Her vet would like her to be on a prescription diet, but that contains ingredients that she doesn’t do well on (chicken). I would also like to avoid the dry kibble, if at all possible. I feed her a homemade diet. She gets a variety of meats; she gets acid reflux with poultry, but eats beef, buffalo, lamb and salmon. I alternate her vegetables, using broccoli, carrots, sweet potatoes, peas, green beans and squash. She gets either rice or oatmeal. She takes a multivitamin daily. Because she was having urinary tract infections, I added cranberry powder to her diet.
A friend told me that I shouldn’t give her rice or oatmeal. Is that a problem? Do you have any other advice? I tried the diet on your Web site, and she likes it as long as I leave out the kelp. Should I be doing anything else?
DF: Certain breeds seem to be more prone to develop struvite crystals and stones (uroliths) than others. But two main contributing factors are too much alkaline in the diet and the dog not drinking sufficient water. Those are easily fixable.
Give your dog a canned dog food and also a home-prepared diet minus any cereals or grains — these tend to make the urine alkaline, which potentiates struvite crystal formulation. Cat and dog foods with high fiber contents, often used to help reduce weight in obese pets, might also promote struvite crystal formulation.
For details about this common problem in dogs and cats, go to my Web site, www.drfoxvet.com. In the latest versions of my home-prepared foods, I have omitted the seaweed ingredient (kelp) because of concerns over heavy metal contamination and excess iodine affecting thyroid function.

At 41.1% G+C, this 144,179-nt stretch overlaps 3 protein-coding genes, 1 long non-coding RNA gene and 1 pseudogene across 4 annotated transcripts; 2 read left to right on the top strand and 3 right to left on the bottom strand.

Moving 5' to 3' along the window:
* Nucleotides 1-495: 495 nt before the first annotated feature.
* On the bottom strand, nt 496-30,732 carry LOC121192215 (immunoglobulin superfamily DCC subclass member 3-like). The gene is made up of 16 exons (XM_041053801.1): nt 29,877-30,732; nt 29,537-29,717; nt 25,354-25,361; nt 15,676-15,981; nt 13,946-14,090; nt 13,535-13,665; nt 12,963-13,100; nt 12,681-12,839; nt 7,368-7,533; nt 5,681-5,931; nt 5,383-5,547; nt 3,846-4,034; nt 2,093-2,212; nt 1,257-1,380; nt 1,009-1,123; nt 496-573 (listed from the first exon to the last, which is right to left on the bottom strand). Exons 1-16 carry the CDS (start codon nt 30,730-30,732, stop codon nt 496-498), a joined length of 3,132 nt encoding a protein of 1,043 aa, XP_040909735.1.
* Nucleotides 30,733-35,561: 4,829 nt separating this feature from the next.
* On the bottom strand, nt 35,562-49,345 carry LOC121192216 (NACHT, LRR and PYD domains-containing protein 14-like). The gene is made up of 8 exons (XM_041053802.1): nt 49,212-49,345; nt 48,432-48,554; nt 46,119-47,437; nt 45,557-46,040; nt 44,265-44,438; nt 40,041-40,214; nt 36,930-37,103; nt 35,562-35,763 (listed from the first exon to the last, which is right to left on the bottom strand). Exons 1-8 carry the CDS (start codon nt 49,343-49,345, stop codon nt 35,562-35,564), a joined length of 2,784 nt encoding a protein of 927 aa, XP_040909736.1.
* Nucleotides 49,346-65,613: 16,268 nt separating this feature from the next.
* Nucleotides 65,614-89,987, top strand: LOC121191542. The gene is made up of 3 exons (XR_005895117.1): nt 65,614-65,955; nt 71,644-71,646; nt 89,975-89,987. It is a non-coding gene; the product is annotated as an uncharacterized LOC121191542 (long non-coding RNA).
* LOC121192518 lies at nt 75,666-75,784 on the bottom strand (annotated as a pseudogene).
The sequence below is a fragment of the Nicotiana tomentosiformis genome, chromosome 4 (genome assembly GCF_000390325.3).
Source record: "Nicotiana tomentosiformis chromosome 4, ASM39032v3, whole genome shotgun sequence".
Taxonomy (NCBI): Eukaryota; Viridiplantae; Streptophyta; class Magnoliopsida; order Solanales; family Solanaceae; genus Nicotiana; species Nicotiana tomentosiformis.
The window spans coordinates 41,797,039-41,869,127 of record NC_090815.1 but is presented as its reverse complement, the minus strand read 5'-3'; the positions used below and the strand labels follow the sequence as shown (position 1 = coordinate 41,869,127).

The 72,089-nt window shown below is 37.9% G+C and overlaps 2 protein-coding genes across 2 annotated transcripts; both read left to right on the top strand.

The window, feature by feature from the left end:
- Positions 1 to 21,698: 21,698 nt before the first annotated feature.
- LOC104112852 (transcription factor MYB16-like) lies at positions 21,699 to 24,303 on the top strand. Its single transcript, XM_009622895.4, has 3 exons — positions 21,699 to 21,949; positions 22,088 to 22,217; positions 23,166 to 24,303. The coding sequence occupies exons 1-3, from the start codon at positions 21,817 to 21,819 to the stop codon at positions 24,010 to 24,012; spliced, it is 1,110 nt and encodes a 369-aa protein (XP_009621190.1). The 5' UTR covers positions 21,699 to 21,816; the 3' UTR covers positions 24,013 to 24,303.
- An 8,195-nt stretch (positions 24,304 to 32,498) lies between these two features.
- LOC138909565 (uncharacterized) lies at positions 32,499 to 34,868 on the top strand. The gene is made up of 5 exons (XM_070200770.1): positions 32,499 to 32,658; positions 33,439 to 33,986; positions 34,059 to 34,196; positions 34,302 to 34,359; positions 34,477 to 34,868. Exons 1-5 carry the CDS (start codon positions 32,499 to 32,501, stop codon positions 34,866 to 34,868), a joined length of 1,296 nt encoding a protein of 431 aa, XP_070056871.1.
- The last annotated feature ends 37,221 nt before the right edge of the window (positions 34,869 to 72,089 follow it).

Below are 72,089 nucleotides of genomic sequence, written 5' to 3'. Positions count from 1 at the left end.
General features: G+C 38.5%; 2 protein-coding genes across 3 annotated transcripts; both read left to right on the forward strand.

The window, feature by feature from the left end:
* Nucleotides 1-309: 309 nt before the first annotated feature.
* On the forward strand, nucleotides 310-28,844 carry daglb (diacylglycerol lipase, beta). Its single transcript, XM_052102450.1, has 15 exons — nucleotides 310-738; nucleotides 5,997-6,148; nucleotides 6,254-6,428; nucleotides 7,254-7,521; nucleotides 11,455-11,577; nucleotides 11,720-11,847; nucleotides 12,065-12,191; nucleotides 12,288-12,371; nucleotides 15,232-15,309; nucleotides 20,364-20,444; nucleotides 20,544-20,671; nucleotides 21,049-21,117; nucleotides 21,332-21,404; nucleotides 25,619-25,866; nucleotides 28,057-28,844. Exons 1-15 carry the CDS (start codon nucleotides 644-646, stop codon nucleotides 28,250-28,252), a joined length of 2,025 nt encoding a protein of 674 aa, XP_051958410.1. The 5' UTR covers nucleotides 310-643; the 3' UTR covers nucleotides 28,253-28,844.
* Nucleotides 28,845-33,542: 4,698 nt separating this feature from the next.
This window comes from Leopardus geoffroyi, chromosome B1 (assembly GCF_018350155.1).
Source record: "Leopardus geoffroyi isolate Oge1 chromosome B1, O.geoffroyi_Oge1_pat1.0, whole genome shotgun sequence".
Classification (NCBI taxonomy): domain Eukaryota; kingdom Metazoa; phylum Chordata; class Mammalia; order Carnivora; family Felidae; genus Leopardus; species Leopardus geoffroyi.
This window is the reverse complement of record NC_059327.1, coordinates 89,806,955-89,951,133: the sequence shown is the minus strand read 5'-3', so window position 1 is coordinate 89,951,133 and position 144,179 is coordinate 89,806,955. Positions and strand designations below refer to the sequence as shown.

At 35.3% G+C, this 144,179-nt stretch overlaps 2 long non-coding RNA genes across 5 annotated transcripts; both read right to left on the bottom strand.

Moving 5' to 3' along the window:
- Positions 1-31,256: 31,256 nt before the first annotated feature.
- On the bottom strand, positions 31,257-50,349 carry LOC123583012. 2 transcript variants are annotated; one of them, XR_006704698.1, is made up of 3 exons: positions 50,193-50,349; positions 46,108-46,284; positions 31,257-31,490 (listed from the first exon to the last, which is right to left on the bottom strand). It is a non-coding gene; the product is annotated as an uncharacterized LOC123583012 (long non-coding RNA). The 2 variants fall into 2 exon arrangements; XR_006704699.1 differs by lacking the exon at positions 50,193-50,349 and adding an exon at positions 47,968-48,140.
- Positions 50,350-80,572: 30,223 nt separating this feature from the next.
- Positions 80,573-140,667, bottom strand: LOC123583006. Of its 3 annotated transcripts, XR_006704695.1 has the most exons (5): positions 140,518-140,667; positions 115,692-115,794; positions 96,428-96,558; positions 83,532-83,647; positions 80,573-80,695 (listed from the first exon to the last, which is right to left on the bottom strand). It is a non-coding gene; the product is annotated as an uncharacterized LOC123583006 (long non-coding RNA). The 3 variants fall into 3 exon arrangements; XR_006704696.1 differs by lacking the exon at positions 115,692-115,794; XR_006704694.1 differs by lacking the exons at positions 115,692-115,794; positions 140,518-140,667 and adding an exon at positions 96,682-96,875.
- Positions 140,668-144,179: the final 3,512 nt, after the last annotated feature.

CAT IS in CONSTANT PAIN
Dear Dr. Fox:
I adopted two purebred rag doll cats from the SPCA when they were a year old. I’ve had them for five years with no problems, until now.
A few months ago, my male cat started acting strange. He would walk very slowly and stare off into space. He stopped purring and playing. He stopped using the litter box, and he urinated on the floor. There was blood in his urine.
I took him to the vet. The vet took some X-rays and saw that he had multiple stones in his bladder. He had surgery the next day. The vet said that there were a lot of stones and that some were embedded in the lining of his bladder. She had to scrape the lining to get them all out. She put both cats on a prescription cat food for urinary health.
After two weeks, we went back to have the stitches removed. That was a little more than a month ago, and my cat is not any better. I thought I’d have my baby back after the surgery, but that’s not the case. He walks even more slowly now, as though he’s in great pain. He does not play, purr or clean himself. He will not use the litter box and urinates wherever he is at the moment. The urine is clear. He cries all day and night.